Back in the mid-to-late '80s, when I was seemingly the sole liberal on all of Fraternity Row at the University of Maryland, I was the dinner guest at the home of my fraternity "big brother." I had joined the fraternity --one with an old-line conservative tradition; John Wayne and Tom Selleck are alumni--for the simple fact that the price of beer there, amortized over the course of a semester, was quite reasonable. In addition, a group of about nine other members were of my same socioeconomic status and from my same area of Montgomery County. Plus they had boatloads of fun.
My "big brother" warned me ahead of time that his father, a dentist, was a serious conservative, and I should expect to be assailed over dinner. No problem, I told him.
Suffice to say, the dinner was excellent, my hosts charming, and his father most certainly did his best to rattle my cage during and after dinner, but I give as good as I get. We repeated these meals often over the next few years until I left the university for a career in mainstream media. Near the end, my friend's father presented me with a gift: a copy of William F. Buckley Jr.'s book Right Reason, with a genteel inscription from him about helping me "see the light."
At the time, I knew little about Buckley. My sole encounter with his writing was one of his fictional "Blackford Oakes" novels, about a CIA agent, purchased when I needed reading material while waiting for a flight, and the only thing I could recall from that was the recipe for a perfect mint julep, something I remember to this day.
I remember from reading Right Reason cover to cover that Buckley believed any number of things with which I didn't (and still don't) agree, but he was charming and not disagreeable while saying them. The wit with which he used to answer letter writers is something I try to emulate, and I still, when mocking his style of Republican compassion-free noblesse oblige, tend to lapse into Robin Williams' Mr. Magoo-like parody of Buckley's "Locust Valley lockjaw" ("Look, Muffy, Buffy, Chip--there's a Negro! Let's go aaahhsk him something!").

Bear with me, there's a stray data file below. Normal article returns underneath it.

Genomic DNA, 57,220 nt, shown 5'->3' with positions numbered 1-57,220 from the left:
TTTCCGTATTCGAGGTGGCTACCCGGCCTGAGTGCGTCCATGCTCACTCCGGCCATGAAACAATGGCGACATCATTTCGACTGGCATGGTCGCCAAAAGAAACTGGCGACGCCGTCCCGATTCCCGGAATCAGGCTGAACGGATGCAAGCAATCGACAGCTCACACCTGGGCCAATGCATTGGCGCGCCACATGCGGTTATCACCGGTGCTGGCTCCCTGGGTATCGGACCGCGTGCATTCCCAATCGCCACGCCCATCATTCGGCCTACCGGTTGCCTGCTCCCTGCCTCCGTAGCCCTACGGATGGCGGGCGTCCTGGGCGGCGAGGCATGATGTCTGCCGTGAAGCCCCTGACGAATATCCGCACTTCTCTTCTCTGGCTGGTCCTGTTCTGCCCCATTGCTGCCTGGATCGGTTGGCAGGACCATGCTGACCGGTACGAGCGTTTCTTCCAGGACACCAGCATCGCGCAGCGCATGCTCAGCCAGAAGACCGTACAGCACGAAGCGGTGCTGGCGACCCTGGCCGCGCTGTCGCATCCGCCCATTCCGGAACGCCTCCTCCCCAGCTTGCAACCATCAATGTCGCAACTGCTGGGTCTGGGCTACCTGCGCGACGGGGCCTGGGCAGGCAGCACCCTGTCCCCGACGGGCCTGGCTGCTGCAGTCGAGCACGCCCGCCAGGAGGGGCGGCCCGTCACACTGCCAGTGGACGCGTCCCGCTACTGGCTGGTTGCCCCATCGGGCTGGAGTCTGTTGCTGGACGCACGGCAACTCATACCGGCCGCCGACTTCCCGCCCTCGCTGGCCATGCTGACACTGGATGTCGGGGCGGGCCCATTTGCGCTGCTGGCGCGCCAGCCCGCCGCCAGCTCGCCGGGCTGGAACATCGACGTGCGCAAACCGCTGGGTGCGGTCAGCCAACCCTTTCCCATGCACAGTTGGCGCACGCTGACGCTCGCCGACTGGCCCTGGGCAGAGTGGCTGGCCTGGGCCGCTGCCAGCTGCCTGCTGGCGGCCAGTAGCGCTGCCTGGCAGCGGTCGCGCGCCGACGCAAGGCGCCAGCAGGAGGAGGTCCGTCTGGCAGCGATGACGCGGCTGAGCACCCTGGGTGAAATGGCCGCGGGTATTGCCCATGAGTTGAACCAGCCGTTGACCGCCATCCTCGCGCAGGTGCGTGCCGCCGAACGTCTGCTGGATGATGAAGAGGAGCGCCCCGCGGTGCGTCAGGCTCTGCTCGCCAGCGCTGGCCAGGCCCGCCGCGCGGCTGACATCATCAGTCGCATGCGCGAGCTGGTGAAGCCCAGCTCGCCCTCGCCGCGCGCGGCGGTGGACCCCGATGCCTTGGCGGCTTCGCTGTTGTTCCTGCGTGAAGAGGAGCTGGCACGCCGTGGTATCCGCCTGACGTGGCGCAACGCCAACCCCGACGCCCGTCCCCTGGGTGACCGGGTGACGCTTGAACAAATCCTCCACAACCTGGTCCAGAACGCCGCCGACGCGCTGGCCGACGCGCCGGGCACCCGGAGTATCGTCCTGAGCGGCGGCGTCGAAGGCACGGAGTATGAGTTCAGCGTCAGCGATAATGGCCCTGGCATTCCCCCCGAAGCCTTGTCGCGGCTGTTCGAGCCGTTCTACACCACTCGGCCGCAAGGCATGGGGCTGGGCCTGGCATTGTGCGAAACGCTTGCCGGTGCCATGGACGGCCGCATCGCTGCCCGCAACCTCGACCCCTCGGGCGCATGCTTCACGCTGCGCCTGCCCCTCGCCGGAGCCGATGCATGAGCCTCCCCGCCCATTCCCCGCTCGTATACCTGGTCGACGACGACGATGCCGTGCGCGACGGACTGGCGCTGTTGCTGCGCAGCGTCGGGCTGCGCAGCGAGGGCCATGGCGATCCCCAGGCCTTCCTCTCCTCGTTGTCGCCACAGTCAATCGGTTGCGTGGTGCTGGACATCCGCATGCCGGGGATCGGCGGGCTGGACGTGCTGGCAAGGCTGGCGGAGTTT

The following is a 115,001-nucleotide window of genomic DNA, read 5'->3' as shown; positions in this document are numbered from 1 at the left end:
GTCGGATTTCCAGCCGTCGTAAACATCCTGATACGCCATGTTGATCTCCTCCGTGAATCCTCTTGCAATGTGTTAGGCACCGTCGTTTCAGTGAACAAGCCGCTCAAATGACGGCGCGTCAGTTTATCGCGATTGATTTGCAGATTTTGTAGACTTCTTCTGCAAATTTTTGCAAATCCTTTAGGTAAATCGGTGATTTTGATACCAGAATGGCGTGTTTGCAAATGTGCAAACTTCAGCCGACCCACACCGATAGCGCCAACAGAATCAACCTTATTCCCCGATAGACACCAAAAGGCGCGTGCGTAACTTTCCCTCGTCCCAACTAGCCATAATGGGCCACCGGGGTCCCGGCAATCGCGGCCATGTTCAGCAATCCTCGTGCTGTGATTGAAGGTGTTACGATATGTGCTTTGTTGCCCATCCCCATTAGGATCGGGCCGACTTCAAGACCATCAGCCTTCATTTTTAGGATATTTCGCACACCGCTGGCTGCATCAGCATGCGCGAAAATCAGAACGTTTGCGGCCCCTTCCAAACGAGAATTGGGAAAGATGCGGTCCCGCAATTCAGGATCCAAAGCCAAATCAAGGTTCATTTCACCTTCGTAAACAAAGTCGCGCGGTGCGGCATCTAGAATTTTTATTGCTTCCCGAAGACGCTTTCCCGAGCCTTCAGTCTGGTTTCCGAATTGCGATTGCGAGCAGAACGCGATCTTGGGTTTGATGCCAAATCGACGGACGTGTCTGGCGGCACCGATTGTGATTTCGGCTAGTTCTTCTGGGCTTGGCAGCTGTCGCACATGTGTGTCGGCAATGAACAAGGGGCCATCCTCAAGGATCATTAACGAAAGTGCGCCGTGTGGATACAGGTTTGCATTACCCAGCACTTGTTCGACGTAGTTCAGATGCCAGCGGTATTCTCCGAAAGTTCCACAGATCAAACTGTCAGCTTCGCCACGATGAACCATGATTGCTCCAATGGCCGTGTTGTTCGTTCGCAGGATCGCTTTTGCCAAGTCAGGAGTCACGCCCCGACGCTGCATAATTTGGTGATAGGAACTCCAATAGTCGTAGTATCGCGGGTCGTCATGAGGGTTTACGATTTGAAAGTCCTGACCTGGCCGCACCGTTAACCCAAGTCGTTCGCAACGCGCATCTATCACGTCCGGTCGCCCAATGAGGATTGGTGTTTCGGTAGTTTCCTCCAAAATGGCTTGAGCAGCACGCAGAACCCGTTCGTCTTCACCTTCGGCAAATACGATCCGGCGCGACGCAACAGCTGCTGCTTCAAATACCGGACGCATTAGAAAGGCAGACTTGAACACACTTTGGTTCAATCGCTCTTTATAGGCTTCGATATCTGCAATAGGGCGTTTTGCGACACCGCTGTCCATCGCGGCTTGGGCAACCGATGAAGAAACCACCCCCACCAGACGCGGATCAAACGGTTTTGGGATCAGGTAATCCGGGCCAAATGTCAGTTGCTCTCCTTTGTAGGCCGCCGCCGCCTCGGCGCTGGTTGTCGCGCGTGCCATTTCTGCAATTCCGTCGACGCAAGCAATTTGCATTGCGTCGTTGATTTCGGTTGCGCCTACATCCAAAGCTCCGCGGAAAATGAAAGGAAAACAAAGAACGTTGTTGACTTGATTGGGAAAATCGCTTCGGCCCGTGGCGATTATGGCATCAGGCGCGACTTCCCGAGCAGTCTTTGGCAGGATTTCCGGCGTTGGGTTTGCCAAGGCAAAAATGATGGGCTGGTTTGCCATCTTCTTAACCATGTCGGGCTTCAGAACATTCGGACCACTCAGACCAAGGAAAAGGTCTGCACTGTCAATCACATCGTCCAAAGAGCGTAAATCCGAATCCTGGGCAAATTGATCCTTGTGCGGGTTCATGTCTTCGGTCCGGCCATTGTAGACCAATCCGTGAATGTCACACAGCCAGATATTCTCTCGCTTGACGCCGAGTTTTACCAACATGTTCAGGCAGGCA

But as an African-American, I have to say that Buckley's legacy takes on a much darker and malignant tint when viewed through the prism of race. Let us not ever forget his 1957 National Review editorial arguing on behalf of segregationists:
The central question that emerges--and it is not a parliamentary question or a question that is answered by merely consulting a catalog of the rights of American citizens, born Equal--is whether the White community in the South is entitled to take such measures as are necessary to prevail, politically and culturally, in areas in which it does not predominate numerically? The sobering answer is Yes--the White community is so entitled because, for the time being, it is the advanced race.
That Buckley's magazine, in its debut in 1955, "stands athwart history, yelling Stop," serves as nothing, to black people in America, so much as an intellectual progenitor to George Wallace's stance in the schoolhouse door in Alabama--the clarion call of "stand fast" to racists trying to hold the line on a belief system tilting toward history's dustbin.
Here we are, just over a half-century later, and Buckley's philosophical grandchildren have had two major chances at remaking the nation in their image--under Ronald Reagan, a Buckley acolyte, and George W. Bush, who claimed the mantle of Reagan. The discourse is dominated not so much by the wit and erudite style of the respectful Buckley as it is by the malice, dishonesty, bombast, and hate of the Rush Limbaughs, Bill O'Reillys, Ann Coulters, and Michelle Malkins of the New Right.
A black man is primed to become the Democratic nominee for the presidency, and Buckley's conservative heirs are wondering aloud how to avoid charges of racism should they wind up having to campaign against him in the fall. They quietly understand their historic legacy, dating back to the time of that Buckley editorial, and their complicity in tarring their party deeply with the stain of racism, and they now finally see how what they sowed they now may reap.
Republican strategist Kellyanne Conway ironically told the online publication the Politico, "You can't allow the party to be Macaca-ed." Perhaps someone with a better view of race relations and a droll sense of humor might suggest to Conway that the best way for this to happen would be that her candidate, his surrogates, and the GOP in general to not be caught making vivid racial slurs on videotape. It would be a start, anyway.
So requiescat in pace, Bill Buckley. You lived to see the party you revitalized standing astride history, if not athwart it. And those words of yours gifted to me in that book long ago live on for another reader--from their perch on a shelf in the Goodwill to which I donated it.
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